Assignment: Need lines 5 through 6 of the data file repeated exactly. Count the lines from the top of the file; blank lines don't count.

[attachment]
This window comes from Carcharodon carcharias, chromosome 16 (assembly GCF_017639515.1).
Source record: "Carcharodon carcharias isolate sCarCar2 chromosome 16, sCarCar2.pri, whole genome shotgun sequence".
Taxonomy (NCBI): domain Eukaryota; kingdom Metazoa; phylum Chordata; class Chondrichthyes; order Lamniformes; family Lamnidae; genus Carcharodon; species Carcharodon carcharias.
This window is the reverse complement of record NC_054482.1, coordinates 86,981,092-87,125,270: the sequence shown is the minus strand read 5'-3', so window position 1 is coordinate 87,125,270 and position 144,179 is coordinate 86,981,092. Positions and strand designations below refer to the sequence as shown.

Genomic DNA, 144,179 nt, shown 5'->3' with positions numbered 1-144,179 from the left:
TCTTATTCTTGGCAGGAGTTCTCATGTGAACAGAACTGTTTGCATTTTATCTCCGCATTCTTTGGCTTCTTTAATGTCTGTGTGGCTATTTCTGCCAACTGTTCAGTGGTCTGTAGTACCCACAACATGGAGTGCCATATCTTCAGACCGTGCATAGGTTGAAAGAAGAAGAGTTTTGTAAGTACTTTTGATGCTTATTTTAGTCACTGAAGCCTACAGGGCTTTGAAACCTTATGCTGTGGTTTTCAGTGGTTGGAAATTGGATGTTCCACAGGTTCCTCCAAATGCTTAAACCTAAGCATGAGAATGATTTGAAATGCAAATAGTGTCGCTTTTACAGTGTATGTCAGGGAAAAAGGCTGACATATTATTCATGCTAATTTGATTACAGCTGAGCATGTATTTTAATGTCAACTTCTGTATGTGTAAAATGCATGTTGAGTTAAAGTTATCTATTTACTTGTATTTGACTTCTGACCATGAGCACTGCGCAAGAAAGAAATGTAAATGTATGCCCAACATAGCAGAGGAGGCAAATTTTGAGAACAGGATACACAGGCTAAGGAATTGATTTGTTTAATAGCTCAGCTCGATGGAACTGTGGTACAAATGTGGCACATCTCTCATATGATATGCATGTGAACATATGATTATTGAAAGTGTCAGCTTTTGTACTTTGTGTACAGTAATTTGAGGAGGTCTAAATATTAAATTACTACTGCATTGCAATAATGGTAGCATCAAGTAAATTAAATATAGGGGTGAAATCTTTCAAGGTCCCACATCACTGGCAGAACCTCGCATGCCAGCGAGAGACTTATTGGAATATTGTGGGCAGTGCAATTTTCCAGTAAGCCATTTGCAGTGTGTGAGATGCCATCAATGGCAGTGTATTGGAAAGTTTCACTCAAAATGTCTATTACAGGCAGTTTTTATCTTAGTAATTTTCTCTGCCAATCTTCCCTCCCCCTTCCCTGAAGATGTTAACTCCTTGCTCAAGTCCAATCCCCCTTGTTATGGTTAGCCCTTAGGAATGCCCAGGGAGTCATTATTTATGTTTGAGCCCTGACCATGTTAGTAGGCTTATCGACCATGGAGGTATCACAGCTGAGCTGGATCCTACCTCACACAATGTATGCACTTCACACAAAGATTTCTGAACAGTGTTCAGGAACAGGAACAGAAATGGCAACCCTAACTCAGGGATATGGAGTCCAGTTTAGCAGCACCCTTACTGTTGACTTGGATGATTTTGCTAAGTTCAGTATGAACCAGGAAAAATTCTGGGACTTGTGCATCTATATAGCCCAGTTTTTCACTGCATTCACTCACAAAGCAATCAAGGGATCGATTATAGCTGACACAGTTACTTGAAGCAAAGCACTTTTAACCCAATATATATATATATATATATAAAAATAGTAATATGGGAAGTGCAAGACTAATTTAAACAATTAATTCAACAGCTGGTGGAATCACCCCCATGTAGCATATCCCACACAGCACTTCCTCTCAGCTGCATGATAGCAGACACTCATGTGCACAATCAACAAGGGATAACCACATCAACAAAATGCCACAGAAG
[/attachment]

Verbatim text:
Genomic DNA, 144,179 nt, shown 5'->3' with positions numbered 1-144,179 from the left:
TCTTATTCTTGGCAGGAGTTCTCATGTGAACAGAACTGTTTGCATTTTATCTCCGCATTCTTTGGCTTCTTTAATGTCTGTGTGGCTATTTCTGCCAACTGTTCAGTGGTCTGTAGTACCCACAACATGGAGTGCCATATCTTCAGACCGTGCATAGGTTGAAAGAAGAAGAGTTTTGTAAGTACTTTTGATGCTTATTTTAGTCACTGAAGCCTACAGGGCTTTGAAACCTTATGCTGTGGTTTTCAGTGGTTGGAAATTGGATGTTCCACAGGTTCCTCCAAATGCTTAAACCTAAGCATGAGAATGATTTGAAATGCAAATAGTGTCGCTTTTACAGTGTATGTCAGGGAAAAAGGCTGACATATTATTCATGCTAATTTGATTACAGCTGAGCATGTATTTTAATGTCAACTTCTGTATGTGTAAAATGCATGTTGAGTTAAAGTTATCTATTTACTTGTATTTGACTTCTGACCATGAGCACTGCGCAAGAAAGAAATGTAAATGTATGCCCAACATAGCAGAGGAGGCAAATTTTGAGAACAGGATACACAGGCTAAGGAATTGATTTGTTTAATAGCTCAGCTCGATGGAACTGTGGTACAAATGTGGCACATCTCTCATATGATATGCATGTGAACATATGATTATTGAAAGTGTCAGCTTTTGTACTTTGTGTACAGTAATTTGAGGAGGTCTAAATATTAAATTACTACTGCATTGCAATAATGGTAGCATCAAGTAAATTAAATATAGGGGTGAAATCTTTCAAGGTCCCACATCACTGGCAGAACCTCGCATGCCAGCGAGAGACTTATTGGAATATTGTGGGCAGTGCAATTTTCCAGTAAGCCATTTGCAGTGTGTGAGATGCCATCAATGGCAGTGTATTGGAAAGTTTCACTCAAAATGTCTATTACAGGCAGTTTTTATCTTAGTAATTTTCTCTGCCAATCTTCCCTCCCCCTTCCCTGAAGATGTTAACTCCTTGCTCAAGTCCAATCCCCCTTGTTATGGTTAGCCCTTAGGAATGCCCAGGGAGTCATTATTTATGTTTGAGCCCTGACCATGTTAGTAGGCTTATCGACCATGGAGGTATCACAGCTGAGCTGGATCCTACCTCACACAATGTATGCACTTCACACAAAGATTTCTGAACAGTGTTCAGGAACAGGAACAGAAATGGCAACCCTAACTCAGGGATATGGAGTCCAGTTTAGCAGCACCCTTACTGTTGACTTGGATGATTTTGCTAAGTTCAGTATGAACCAGGAAAAATTCTGGGACTTGTGCATCTATATAGCCCAGTTTTTCACTGCATTCACTCACAAAGCAATCAAGGGATCGATTATAGCTGACACAGTTACTTGAAGCAAAGCACTTTTAACCCAATATATATATATATATATATAAAAATAGTAATATGGGAAGTGCAAGACTAATTTAAACAATTAATTCAACAGCTGGTGGAATCACCCCCATGTAGCATATCCCACACAGCACTTCCTCTCAGCTGCATGATAGCAGACACTCATGTGCACAATCAACAAGGGATAACCACATCAACAAAATGCCACAGAAG